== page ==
November is Bladder Health Month, and urinary incontinence has been a focal point of this year’s outreach.
Urinary incontinence is more common among women, according to the Urology Care Foundation — affecting an estimated 30 to 50 percent of women — and that means gynecologists are often tasked with diagnosis and treatment.
When assessing the bladder, it is common for physicians to turn to cystoscopy, a minimally invasive procedure that sends a long, flexible tube with a camera on the end, up the urethra to gain a view of the bladder. A recent study found gynecologists may benefit from increased exposure to cystoscopy in residency, to increase their comfort level with the procedure and boost competencies.
More than 50 OB-GYN residents were surveyed as a part of the study. Most (84 percent) felt comfortable and satisfied with their cystoscopy volume and training. Almost half of the respondents had completed more than 30 cystoscopies in a training setting.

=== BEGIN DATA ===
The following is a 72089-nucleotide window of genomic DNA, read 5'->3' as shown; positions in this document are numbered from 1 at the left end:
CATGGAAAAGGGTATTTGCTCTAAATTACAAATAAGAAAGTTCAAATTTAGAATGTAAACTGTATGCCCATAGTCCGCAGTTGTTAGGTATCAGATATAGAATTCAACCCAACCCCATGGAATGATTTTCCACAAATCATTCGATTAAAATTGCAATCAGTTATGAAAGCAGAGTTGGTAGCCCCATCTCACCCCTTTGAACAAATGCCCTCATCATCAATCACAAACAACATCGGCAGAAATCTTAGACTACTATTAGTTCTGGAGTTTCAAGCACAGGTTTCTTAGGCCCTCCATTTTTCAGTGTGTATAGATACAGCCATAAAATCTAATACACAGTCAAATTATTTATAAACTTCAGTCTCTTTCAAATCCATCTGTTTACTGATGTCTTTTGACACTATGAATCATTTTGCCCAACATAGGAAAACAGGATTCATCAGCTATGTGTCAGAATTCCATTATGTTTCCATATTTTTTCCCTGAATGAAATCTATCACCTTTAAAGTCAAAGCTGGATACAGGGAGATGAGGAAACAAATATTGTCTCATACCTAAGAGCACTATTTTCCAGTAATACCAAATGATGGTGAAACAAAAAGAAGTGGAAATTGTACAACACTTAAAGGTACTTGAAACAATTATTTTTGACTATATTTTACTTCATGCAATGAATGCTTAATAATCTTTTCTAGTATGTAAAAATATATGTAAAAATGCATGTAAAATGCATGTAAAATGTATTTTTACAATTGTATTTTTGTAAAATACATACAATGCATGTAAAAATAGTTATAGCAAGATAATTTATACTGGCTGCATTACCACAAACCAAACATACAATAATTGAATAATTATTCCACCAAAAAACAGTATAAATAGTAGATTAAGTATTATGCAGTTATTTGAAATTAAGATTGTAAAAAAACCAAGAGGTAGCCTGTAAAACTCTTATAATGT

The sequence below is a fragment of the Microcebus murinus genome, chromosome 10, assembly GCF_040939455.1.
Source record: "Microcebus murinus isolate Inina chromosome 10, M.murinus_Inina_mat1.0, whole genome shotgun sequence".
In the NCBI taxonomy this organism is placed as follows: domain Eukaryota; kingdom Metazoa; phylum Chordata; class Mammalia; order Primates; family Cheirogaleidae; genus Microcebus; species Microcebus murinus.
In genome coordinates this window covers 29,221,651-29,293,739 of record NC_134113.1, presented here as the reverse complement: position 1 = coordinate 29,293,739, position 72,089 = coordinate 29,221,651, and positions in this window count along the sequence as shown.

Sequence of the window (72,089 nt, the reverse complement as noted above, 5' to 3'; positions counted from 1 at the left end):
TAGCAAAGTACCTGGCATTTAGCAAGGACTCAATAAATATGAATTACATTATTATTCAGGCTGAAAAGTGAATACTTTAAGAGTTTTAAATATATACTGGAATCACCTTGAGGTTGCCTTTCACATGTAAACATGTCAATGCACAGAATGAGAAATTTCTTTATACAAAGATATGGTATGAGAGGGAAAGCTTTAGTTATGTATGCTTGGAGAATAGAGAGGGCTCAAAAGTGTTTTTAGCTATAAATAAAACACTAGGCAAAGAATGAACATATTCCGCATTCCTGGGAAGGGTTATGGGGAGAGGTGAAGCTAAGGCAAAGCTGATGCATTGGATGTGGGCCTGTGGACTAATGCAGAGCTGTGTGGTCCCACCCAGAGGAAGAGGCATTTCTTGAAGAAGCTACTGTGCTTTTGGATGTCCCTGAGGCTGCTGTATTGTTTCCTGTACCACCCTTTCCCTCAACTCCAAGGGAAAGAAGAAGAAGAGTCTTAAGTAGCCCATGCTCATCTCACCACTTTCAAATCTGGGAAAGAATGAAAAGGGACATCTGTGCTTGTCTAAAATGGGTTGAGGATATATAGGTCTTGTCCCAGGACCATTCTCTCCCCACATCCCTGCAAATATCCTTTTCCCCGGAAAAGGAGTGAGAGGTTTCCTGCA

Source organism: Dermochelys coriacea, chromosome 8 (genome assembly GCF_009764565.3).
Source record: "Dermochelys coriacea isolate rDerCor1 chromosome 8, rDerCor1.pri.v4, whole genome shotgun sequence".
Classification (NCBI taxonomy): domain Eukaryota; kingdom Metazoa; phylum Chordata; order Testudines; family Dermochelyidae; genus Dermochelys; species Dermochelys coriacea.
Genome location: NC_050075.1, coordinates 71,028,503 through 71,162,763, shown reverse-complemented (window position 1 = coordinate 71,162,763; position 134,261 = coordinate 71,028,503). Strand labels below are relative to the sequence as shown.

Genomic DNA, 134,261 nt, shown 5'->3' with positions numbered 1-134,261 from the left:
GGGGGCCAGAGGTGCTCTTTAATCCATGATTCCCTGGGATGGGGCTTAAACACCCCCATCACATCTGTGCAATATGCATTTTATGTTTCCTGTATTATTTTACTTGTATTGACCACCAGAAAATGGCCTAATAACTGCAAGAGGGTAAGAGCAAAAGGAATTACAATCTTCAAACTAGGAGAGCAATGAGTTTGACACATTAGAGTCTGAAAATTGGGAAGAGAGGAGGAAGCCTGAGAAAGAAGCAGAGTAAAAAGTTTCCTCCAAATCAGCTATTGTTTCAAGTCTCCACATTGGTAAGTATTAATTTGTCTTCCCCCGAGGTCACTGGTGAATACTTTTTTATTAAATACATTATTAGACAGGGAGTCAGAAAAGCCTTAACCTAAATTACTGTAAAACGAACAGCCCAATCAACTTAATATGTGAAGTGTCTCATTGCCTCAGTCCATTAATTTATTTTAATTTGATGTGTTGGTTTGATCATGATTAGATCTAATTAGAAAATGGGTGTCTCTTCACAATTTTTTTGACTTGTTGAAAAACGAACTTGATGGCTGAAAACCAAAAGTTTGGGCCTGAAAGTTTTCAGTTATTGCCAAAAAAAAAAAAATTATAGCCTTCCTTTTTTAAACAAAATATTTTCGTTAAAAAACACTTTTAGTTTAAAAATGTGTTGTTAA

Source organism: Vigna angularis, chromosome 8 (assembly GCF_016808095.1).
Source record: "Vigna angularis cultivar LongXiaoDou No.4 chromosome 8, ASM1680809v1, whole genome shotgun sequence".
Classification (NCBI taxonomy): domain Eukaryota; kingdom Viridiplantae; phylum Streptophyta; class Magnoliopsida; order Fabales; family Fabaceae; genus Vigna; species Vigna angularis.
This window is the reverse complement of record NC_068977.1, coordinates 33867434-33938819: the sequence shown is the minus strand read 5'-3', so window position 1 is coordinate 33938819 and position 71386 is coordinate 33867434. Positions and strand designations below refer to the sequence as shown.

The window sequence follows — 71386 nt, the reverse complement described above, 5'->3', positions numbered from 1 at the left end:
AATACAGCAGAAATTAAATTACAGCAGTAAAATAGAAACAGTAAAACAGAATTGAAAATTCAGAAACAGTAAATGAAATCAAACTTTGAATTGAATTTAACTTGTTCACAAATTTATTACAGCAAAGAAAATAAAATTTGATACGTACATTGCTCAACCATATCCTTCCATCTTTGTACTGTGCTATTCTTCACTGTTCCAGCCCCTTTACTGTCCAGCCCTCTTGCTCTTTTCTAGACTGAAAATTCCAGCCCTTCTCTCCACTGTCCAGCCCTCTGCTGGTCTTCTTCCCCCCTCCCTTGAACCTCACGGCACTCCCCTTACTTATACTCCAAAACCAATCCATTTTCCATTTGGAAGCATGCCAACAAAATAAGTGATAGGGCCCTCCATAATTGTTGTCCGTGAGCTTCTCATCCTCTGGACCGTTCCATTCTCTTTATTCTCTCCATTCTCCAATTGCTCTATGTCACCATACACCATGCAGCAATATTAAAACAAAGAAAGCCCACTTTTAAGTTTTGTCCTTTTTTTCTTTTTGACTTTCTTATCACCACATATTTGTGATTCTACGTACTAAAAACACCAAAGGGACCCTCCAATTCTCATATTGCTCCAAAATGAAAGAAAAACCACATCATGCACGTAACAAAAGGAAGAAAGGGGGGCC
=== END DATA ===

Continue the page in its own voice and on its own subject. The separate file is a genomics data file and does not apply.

The Accreditation Council for Graduate Medical Education (ACGME) requires gynecology residents to complete 10 cystoscopies for full competency. Through their qualitative cross-sectional review of survey results, researchers found at least double that number may be beneficial. Half of the responding residents believed at least 20 cystoscopies should be required to obtain competency in the skill.
“Given the move toward universal cystoscopy, consideration should be made to increasing the current requirement,” the study, published in the American Journal of Obstetrics and Gynecology, concluded.
Bladder Health Month serves as a valuable time to spread awareness of the ways everyone can improve bladder health, according to the Urology Care Foundation. Even urinary incontinence, which affects an estimated 25 million people, can often be treated with simple lifestyle changes.